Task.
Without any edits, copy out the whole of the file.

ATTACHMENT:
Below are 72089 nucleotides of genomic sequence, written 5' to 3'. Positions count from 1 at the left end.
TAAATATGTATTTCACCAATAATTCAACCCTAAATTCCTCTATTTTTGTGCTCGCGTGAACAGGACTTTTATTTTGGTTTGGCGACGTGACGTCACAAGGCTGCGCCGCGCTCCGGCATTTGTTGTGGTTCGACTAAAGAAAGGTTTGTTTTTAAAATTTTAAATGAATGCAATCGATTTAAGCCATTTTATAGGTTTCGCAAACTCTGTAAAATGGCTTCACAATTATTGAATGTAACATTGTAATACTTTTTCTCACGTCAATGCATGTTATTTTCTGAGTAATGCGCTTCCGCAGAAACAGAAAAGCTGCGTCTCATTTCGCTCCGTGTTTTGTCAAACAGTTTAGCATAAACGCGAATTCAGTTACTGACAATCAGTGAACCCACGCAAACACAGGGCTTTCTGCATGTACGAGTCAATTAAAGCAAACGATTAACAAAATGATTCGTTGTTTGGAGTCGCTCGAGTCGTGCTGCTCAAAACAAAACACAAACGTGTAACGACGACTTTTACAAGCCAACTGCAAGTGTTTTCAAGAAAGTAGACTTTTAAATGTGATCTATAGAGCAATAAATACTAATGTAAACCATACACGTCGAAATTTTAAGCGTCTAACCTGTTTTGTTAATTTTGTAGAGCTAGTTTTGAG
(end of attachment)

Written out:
Below are 72089 nucleotides of genomic sequence, written 5' to 3'. Positions count from 1 at the left end.
TAAATATGTATTTCACCAATAATTCAACCCTAAATTCCTCTATTTTTGTGCTCGCGTGAACAGGACTTTTATTTTGGTTTGGCGACGTGACGTCACAAGGCTGCGCCGCGCTCCGGCATTTGTTGTGGTTCGACTAAAGAAAGGTTTGTTTTTAAAATTTTAAATGAATGCAATCGATTTAAGCCATTTTATAGGTTTCGCAAACTCTGTAAAATGGCTTCACAATTATTGAATGTAACATTGTAATACTTTTTCTCACGTCAATGCATGTTATTTTCTGAGTAATGCGCTTCCGCAGAAACAGAAAAGCTGCGTCTCATTTCGCTCCGTGTTTTGTCAAACAGTTTAGCATAAACGCGAATTCAGTTACTGACAATCAGTGAACCCACGCAAACACAGGGCTTTCTGCATGTACGAGTCAATTAAAGCAAACGATTAACAAAATGATTCGTTGTTTGGAGTCGCTCGAGTCGTGCTGCTCAAAACAAAACACAAACGTGTAACGACGACTTTTACAAGCCAACTGCAAGTGTTTTCAAGAAAGTAGACTTTTAAATGTGATCTATAGAGCAATAAATACTAATGTAAACCATACACGTCGAAATTTTAAGCGTCTAACCTGTTTTGTTAATTTTGTAGAGCTAGTTTTGAG